Round 5- 12: ch 2, dc in each stitch (44 stitches), join (measures about 6" in length)

Making First Ear Flap:
Row 13: ch 2, dc in next 7 stiches, turn (8 stitches)

Row 14: ch 2, dc2tog, dc in next 4 stiches, dc2tog (this will include the beginning chain), turn (6 stitches)

Row 15: ch 2, dc2tog, dc in next 2 stitches, dc2tog (this will include the beginning chain), turn (4 stitches)

Row 16: ch 2, dc2tog, dc2tog (this will include the beginning chain) (2 stitches)
Fasten off

Making Second Ear Flap:
With right side facing, count 18 stitches from the edge of the first ear flap. Join yarn and repeat directions for First Ear Flap.

Continue Hat:
With Fluffy White Yarn
Round 17: With wrong side facing, join yarn to the front of the hat, just in front of the left earflap and sc around the entire hat, working approximately 8 stitches into the sides of the ear flaps and 2sc into each of the two dc at the bottom of the ear flap (otherwise the ear flap will curl in too much), join with a sl st to the first sc.

Round 18: Ch 2, dc in each stitch until the right ear flap (18 stitches), turn.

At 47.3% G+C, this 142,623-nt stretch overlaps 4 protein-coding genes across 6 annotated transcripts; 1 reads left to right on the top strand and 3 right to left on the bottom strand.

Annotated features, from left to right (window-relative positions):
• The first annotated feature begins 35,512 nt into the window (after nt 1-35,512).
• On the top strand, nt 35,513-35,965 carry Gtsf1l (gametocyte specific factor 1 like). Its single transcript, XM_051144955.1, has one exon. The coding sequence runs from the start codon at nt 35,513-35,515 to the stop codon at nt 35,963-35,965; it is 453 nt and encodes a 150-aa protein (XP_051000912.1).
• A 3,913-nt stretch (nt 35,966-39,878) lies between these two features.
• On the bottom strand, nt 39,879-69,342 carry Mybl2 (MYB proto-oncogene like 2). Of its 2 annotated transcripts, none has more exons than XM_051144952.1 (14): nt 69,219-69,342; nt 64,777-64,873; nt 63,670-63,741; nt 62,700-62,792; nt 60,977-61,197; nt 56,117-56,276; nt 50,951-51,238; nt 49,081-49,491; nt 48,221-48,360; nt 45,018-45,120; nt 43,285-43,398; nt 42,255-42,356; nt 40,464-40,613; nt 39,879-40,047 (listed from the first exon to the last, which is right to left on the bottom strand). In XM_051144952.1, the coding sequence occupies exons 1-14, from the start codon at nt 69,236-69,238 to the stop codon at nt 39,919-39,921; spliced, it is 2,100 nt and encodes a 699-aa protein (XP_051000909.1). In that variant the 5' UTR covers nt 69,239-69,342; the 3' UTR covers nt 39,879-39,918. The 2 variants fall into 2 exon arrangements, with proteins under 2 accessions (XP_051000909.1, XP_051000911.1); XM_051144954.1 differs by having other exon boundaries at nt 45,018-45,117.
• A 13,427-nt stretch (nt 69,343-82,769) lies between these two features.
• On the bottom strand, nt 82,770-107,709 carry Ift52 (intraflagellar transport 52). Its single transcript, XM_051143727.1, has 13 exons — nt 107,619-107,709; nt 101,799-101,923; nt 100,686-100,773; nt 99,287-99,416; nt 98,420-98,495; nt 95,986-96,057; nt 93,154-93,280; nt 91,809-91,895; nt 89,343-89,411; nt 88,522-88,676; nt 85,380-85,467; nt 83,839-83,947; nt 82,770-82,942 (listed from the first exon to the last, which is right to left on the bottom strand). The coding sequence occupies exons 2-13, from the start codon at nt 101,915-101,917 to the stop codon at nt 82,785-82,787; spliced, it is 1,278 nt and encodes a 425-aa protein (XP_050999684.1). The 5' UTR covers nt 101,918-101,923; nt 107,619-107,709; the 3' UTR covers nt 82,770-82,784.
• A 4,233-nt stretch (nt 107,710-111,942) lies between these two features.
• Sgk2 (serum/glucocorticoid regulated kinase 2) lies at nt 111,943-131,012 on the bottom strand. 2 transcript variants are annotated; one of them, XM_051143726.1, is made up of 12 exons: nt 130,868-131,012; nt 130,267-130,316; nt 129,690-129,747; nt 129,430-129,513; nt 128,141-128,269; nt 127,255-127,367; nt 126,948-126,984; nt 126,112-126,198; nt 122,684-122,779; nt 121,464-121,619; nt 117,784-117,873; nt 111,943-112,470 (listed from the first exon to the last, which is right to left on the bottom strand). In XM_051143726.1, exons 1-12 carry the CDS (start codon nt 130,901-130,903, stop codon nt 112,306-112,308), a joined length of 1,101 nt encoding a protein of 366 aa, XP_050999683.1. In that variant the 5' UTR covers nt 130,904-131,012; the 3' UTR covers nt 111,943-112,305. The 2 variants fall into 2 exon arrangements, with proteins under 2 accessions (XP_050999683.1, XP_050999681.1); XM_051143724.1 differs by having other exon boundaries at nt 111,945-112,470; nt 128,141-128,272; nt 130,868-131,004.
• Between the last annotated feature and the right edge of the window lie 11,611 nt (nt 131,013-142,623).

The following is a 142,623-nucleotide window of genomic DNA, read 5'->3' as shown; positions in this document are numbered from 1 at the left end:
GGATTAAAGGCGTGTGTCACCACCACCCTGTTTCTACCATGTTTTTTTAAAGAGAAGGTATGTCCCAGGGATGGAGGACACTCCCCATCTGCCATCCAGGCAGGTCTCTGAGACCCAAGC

Round 19-21: Ch 2, dc in each stitch. Fasten off and weave in ends. Note - with this super fuzzy yarn, it can be hard to see your previous stitches. Don't worry, just keep track of the number of stiches per row, and always try to get your last stitch at the end of the previous row - anyways, plus or minus a couple of stitches won't be noticeable. Two of my rows had only 16 stitches instead of 18 - oh well! (Flap measures about 3")

Sew the front flap onto the hat, and sew on the two buttons. Safety pins help keep things in place.

Congratulations! You've just finished your own baby aviator hat! If you use this pattern, I would love to see a picture!